The funny thing about this session is that I practically stumbled into it. I was trying to go to another session right next door but (not surprisingly) the line for that session was out the door. I was about to walk the other way until I happened to glance into the next room and see a video playing. I recognized the pictures as pictures from the Holocaust. And since I am strangely interested in the Holocaust, I walked into the session.
Not only did I get free lesson ideas about how to teach the Holocaust, I also learned about thousands of survivor testimonies on the ushmm.org website (United States Holocaust Memorial Museum). The testimonies were interesting because there was testimony from German citizens during the Holocaust and not just from the survivors of the Holocaust. I think these citizens represent the other side of the Holocaust which is how people can be so blind to atrocities happening so close to where they live. I think these videos are a real eye-opener not only for students but for myself as well.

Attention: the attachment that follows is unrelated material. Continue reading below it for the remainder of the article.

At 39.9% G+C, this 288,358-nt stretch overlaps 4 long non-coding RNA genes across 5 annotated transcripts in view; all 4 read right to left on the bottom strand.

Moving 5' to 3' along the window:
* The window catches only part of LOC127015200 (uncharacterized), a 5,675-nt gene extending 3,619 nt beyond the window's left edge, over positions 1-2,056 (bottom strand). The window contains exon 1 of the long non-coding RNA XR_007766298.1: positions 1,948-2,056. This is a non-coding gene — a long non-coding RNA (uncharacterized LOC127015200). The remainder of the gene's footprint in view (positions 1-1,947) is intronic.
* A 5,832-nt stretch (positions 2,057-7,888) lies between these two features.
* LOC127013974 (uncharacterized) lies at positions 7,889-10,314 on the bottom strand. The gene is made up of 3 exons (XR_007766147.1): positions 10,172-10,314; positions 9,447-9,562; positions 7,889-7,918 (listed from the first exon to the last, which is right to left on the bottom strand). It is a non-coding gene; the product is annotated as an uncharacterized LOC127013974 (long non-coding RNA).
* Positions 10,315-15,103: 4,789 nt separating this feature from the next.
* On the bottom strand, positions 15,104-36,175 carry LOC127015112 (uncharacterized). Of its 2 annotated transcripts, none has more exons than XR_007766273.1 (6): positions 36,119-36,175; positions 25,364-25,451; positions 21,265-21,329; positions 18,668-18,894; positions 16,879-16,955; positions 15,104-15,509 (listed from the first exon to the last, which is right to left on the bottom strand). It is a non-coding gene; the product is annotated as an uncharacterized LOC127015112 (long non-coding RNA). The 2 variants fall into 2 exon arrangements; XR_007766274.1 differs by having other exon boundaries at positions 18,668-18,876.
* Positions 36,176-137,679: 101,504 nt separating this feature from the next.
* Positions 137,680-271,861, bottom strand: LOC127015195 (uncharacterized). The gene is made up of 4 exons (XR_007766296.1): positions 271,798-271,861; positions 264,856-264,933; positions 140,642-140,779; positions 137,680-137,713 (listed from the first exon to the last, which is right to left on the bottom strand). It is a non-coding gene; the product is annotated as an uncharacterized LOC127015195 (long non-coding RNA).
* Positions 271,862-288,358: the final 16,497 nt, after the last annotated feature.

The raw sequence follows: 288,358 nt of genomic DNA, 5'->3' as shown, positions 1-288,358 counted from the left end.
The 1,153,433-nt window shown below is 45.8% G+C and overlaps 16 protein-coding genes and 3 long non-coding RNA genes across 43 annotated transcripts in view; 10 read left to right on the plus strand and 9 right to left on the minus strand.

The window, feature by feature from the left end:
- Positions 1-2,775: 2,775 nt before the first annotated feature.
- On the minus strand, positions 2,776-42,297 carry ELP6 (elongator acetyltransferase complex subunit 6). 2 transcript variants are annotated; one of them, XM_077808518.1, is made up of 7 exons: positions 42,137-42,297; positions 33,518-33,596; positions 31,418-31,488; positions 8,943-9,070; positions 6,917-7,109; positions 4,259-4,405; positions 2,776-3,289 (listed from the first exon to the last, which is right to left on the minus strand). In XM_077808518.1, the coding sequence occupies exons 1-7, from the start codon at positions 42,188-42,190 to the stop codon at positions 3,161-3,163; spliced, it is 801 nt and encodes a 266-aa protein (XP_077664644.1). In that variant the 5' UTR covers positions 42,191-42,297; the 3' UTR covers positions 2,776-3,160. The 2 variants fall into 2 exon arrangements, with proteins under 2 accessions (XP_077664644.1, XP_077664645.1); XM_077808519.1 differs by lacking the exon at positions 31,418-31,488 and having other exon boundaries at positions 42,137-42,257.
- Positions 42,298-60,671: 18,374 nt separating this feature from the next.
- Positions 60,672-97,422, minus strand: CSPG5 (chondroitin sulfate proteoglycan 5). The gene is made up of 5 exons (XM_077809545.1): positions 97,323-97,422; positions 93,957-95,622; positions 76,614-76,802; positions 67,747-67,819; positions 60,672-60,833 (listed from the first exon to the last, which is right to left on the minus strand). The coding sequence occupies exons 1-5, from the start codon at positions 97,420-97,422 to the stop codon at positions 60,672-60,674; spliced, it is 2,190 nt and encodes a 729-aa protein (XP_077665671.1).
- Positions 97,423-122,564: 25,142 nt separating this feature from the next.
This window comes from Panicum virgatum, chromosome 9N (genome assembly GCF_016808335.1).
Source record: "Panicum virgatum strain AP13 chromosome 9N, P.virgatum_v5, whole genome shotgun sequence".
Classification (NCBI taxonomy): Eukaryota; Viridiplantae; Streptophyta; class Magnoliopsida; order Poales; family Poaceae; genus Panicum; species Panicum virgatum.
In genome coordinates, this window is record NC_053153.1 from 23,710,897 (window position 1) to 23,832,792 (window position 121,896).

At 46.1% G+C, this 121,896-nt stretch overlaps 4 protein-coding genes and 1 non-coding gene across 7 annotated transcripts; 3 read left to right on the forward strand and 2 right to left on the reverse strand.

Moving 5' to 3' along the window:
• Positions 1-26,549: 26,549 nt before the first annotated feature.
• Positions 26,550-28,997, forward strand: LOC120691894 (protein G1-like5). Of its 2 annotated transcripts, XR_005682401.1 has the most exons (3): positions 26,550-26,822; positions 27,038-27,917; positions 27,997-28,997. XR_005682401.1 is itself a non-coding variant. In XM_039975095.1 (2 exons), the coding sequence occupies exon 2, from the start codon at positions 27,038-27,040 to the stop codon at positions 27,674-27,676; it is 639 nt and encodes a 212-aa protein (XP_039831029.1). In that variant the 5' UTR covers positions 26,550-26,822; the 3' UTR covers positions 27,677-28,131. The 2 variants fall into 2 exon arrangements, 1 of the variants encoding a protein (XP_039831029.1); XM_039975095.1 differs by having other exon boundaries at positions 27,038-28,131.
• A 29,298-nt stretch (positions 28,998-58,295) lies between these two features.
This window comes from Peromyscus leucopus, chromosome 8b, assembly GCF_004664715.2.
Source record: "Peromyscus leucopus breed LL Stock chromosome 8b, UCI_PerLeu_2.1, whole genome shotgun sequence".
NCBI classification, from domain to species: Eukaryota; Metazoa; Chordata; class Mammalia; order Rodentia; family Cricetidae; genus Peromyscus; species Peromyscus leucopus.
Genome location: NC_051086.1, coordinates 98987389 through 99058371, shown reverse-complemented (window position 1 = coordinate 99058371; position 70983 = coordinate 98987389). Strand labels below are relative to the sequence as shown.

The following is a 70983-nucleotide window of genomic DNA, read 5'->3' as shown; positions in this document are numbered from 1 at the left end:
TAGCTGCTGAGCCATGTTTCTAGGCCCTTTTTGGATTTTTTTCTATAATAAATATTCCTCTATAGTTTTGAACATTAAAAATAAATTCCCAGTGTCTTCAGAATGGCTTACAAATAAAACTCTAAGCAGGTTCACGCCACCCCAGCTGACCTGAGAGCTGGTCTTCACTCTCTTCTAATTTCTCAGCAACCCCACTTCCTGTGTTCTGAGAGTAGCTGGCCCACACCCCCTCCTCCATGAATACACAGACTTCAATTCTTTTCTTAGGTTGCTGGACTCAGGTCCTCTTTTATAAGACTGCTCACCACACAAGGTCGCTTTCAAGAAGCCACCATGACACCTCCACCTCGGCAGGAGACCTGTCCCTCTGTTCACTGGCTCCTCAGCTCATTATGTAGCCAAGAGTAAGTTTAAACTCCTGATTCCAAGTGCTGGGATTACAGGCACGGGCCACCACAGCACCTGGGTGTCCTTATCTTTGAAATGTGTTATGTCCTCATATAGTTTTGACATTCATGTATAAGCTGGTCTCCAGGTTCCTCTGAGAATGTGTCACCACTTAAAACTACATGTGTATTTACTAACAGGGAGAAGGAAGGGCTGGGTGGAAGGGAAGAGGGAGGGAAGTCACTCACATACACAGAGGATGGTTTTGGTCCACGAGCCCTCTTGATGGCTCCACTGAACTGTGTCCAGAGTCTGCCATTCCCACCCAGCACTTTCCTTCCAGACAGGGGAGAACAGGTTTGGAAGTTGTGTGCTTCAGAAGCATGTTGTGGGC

Some of the quotes I wrote down from this session were from the teachers attending the session with me. When asked how they felt about presenting sensitive aspects of the Holocaust, a couple of teachers responding with:
“At what point do you accept something’s there and when do you become indifferent? I would like my students to evaluate that question.”
“We want to protect our students so much that we create the indifference [to the Holocaust] because of a lack of knowledge.”
What I took away from this session was the more students understand the Holocaust, the more they will connect with the subject matter. I do not believe in ignoring the past to protect students. They need to understand that things like the Holocaust can happen and that they can stop these things from happening again if they can realize and recognize the signs.